If absolute power can corrupt absolutely, will absolute sovereignty over surveillance data corrupt governments’ duty to be absolutely trusted?

In the Philippines, it was recently reported that the country’s national police (PNP) will be using closed-circuit monitors with AI capabilities to track down criminals and terrorists during events such as rallies.

This was after an event which the media has named “Blood Sunday”: the PNP’s recent crackdown on activists had resulted in the deaths of nine people.

As demonstrated by a breach that recently occurred in San Francisco, digital closed-circuit monitors can be hacked. Footage from some 150,000 security cameras mounted in jails, banks, schools and the car company Tesla had been accessed by a hacker collective. In a statement issued on a social media platform, the hackers indicated their motive for their act: “What if we just absolutely ended surveillance capitalism in two days?”   

Security vs privacy

The concern over how security cameras could impinge on an individual’s liberty is not unlike how people worry that contact tracing apps can be used to track someone’s movements.

On the one hand, such tracking devices can be said to be useful for safeguarding the community’s health, well-being and even integrity.

On the other hand, should those devices fall into the wrong hands, the average citizen is at the mercy of wrongdoers. For example, the enforced use of contact-tracing apps, initially enacted with the purpose of containing the pandemic, can be utilized by some governments and their police for other purposes.  

In 2019, in an attempt to solve traffic optimization challenges, an Australian city deployed more than 900 smart LED lights, a network of 138 new CCTV cameras, 24 environmental sensors and parking sensors, among many other connected devices. Using the devices to monitor traffic conditions, optimize routes and manage fleet availability for emergency services was laudable, but it also inadvertently raised cyber risks.

The numerous devices that are connected via the Internet of Things were vulnerable to hacking because their factory-default access passwords had been left unchanged. In the event of a breach, hackers can mine the huge amount of data.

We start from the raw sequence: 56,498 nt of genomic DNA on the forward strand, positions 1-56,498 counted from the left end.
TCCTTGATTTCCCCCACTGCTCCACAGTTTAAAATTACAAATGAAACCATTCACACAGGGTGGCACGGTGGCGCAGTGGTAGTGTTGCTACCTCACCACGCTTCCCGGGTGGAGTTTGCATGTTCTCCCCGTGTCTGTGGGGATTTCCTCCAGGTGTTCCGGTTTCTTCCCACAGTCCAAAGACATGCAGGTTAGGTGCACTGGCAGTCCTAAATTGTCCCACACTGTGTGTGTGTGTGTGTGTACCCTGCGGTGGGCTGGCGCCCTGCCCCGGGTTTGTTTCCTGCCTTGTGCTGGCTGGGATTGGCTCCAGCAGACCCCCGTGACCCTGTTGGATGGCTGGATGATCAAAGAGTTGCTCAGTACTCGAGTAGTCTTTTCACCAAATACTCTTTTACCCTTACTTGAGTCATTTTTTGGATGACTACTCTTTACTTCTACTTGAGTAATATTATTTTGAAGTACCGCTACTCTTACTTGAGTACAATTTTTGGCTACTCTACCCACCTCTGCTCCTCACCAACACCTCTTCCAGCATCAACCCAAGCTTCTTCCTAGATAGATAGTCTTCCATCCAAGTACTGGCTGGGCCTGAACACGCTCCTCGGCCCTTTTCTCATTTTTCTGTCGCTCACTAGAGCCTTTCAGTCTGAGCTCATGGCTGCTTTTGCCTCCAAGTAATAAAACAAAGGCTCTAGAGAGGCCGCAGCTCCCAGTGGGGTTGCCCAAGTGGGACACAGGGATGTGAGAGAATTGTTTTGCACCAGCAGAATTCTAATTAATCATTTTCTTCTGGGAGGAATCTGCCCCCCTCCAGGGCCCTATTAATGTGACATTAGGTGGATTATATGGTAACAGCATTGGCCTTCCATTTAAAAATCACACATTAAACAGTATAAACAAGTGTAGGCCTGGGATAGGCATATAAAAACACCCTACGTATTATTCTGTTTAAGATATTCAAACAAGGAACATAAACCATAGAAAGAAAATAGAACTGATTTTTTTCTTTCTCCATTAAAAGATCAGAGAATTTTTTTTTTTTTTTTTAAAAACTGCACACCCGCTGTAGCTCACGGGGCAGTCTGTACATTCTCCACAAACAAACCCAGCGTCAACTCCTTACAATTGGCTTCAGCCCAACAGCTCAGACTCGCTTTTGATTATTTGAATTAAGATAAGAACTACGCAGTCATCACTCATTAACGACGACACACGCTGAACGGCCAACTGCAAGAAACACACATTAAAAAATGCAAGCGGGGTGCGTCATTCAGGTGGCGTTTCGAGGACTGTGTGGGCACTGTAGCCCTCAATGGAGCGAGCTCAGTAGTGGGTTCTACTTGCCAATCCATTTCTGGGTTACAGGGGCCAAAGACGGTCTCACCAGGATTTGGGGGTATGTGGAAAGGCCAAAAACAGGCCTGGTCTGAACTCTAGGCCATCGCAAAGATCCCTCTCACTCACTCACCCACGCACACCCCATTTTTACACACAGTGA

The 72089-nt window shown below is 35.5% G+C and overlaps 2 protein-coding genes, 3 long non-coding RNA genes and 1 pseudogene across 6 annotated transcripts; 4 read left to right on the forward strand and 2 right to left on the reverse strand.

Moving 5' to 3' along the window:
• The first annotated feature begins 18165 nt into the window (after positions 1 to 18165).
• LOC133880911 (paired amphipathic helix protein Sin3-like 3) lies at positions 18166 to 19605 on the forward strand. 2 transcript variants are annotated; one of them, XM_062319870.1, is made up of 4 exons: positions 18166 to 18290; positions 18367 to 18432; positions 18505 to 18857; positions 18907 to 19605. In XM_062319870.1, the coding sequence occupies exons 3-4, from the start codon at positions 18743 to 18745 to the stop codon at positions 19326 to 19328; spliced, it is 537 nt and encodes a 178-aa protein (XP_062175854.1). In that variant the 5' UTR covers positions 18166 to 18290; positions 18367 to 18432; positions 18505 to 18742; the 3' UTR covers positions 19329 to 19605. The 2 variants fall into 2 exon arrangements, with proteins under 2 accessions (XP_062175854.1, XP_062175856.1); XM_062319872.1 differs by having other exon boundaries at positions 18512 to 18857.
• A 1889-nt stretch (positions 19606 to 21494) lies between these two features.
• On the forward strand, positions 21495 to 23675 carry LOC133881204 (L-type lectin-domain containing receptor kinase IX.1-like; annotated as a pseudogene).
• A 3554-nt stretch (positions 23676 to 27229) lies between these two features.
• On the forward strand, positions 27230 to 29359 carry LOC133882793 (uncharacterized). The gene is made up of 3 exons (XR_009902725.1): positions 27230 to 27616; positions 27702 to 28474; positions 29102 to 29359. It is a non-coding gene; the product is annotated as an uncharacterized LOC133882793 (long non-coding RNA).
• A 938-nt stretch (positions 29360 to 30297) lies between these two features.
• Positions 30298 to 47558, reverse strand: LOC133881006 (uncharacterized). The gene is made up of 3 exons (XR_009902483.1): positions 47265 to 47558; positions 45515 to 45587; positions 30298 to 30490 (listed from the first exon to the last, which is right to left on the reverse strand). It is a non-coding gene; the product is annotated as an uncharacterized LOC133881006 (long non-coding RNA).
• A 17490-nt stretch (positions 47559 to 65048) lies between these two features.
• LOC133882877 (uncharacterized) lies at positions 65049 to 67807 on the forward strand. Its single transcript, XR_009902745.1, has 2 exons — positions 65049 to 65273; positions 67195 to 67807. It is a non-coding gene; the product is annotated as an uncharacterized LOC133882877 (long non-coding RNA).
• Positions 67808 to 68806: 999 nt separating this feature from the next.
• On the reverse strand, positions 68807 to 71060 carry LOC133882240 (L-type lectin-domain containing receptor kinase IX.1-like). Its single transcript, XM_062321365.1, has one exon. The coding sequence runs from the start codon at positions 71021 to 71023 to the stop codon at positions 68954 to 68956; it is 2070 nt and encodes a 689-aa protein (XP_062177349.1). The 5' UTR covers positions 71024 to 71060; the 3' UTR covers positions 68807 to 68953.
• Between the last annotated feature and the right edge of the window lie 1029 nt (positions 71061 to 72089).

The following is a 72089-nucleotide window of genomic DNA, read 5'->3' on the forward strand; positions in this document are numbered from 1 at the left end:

Can you imagine your daily route to work being accessible to a hacker?

Responsible surveillance

Sometimes, preventing security devices from being hacked could come down to a simple matter of changing passwords or patching vulnerabilities promptly. As Andrew Shikiar, Executive Director of authentication association FIDO Alliance, stated: “With great connectivity comes great responsibility.”

When utilizing surveillance and security devices, some points that must be considered, Shikiar pointed out: “The continued lack of IoT security standards and typical processes such as shipping with default password credentials leave devices open to exploitation. Many IoT devices fall easily when it comes to device authentication, as passwords remain unchanged from their default values.”

Most IoT devices are unprotected or poorly connected due to obsolete protocols, and this makes them vulnerable to hackers looking to gain access to data.”

Over and above these points of necessary diligence, governments should practice transparency when using security devices: stick with their true purpose and enforce vigilance against legislating any further expedient use cases.

In the Philippines, for instance, the PNP should remember that those AI-capable cameras are intended to primarily protect the citizenry from infections, and not to immediately eradicate all suspected criminals and terrorists in the land.